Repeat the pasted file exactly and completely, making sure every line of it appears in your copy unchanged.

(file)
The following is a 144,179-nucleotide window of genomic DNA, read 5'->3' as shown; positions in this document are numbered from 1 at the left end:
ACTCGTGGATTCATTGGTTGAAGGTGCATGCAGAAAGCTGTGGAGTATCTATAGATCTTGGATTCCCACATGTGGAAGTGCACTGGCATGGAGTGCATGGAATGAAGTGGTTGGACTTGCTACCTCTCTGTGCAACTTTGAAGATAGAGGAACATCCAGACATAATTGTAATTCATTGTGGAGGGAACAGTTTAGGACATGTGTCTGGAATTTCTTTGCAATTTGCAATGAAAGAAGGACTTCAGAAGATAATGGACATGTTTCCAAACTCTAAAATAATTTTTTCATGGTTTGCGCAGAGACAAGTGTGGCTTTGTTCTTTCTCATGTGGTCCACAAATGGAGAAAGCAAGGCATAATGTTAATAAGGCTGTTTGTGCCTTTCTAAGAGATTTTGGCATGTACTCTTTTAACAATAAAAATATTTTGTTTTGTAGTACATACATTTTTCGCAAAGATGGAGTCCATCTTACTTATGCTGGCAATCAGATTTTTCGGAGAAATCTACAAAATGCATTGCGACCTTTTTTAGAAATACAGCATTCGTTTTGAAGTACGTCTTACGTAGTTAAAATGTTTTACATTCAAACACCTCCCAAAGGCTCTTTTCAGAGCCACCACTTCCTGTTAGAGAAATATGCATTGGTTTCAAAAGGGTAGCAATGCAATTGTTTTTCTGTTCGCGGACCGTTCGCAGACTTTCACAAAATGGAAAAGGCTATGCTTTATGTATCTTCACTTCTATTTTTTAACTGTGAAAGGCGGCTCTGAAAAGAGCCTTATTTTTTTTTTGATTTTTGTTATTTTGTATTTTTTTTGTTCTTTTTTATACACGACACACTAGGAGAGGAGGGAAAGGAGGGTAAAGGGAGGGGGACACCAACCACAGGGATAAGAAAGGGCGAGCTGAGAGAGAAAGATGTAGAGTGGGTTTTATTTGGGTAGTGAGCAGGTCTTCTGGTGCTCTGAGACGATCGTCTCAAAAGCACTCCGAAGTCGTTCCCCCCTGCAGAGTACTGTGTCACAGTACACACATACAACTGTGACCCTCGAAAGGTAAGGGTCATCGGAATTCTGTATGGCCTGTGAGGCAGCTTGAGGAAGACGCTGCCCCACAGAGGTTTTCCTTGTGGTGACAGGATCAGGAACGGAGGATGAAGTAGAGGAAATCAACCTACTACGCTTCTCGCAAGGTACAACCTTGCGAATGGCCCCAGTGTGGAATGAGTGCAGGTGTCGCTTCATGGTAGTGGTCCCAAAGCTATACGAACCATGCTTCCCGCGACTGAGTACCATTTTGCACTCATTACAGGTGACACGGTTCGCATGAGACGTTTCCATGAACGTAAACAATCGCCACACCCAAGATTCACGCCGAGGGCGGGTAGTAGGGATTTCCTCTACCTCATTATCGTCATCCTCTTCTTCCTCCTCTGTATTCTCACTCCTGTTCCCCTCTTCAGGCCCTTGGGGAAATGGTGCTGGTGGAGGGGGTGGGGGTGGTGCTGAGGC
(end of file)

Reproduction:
The following is a 144,179-nucleotide window of genomic DNA, read 5'->3' as shown; positions in this document are numbered from 1 at the left end:
ACTCGTGGATTCATTGGTTGAAGGTGCATGCAGAAAGCTGTGGAGTATCTATAGATCTTGGATTCCCACATGTGGAAGTGCACTGGCATGGAGTGCATGGAATGAAGTGGTTGGACTTGCTACCTCTCTGTGCAACTTTGAAGATAGAGGAACATCCAGACATAATTGTAATTCATTGTGGAGGGAACAGTTTAGGACATGTGTCTGGAATTTCTTTGCAATTTGCAATGAAAGAAGGACTTCAGAAGATAATGGACATGTTTCCAAACTCTAAAATAATTTTTTCATGGTTTGCGCAGAGACAAGTGTGGCTTTGTTCTTTCTCATGTGGTCCACAAATGGAGAAAGCAAGGCATAATGTTAATAAGGCTGTTTGTGCCTTTCTAAGAGATTTTGGCATGTACTCTTTTAACAATAAAAATATTTTGTTTTGTAGTACATACATTTTTCGCAAAGATGGAGTCCATCTTACTTATGCTGGCAATCAGATTTTTCGGAGAAATCTACAAAATGCATTGCGACCTTTTTTAGAAATACAGCATTCGTTTTGAAGTACGTCTTACGTAGTTAAAATGTTTTACATTCAAACACCTCCCAAAGGCTCTTTTCAGAGCCACCACTTCCTGTTAGAGAAATATGCATTGGTTTCAAAAGGGTAGCAATGCAATTGTTTTTCTGTTCGCGGACCGTTCGCAGACTTTCACAAAATGGAAAAGGCTATGCTTTATGTATCTTCACTTCTATTTTTTAACTGTGAAAGGCGGCTCTGAAAAGAGCCTTATTTTTTTTTTGATTTTTGTTATTTTGTATTTTTTTTGTTCTTTTTTATACACGACACACTAGGAGAGGAGGGAAAGGAGGGTAAAGGGAGGGGGACACCAACCACAGGGATAAGAAAGGGCGAGCTGAGAGAGAAAGATGTAGAGTGGGTTTTATTTGGGTAGTGAGCAGGTCTTCTGGTGCTCTGAGACGATCGTCTCAAAAGCACTCCGAAGTCGTTCCCCCCTGCAGAGTACTGTGTCACAGTACACACATACAACTGTGACCCTCGAAAGGTAAGGGTCATCGGAATTCTGTATGGCCTGTGAGGCAGCTTGAGGAAGACGCTGCCCCACAGAGGTTTTCCTTGTGGTGACAGGATCAGGAACGGAGGATGAAGTAGAGGAAATCAACCTACTACGCTTCTCGCAAGGTACAACCTTGCGAATGGCCCCAGTGTGGAATGAGTGCAGGTGTCGCTTCATGGTAGTGGTCCCAAAGCTATACGAACCATGCTTCCCGCGACTGAGTACCATTTTGCACTCATTACAGGTGACACGGTTCGCATGAGACGTTTCCATGAACGTAAACAATCGCCACACCCAAGATTCACGCCGAGGGCGGGTAGTAGGGATTTCCTCTACCTCATTATCGTCATCCTCTTCTTCCTCCTCTGTATTCTCACTCCTGTTCCCCTCTTCAGGCCCTTGGGGAAATGGTGCTGGTGGAGGGGGTGGGGGTGGTGCTGAGGC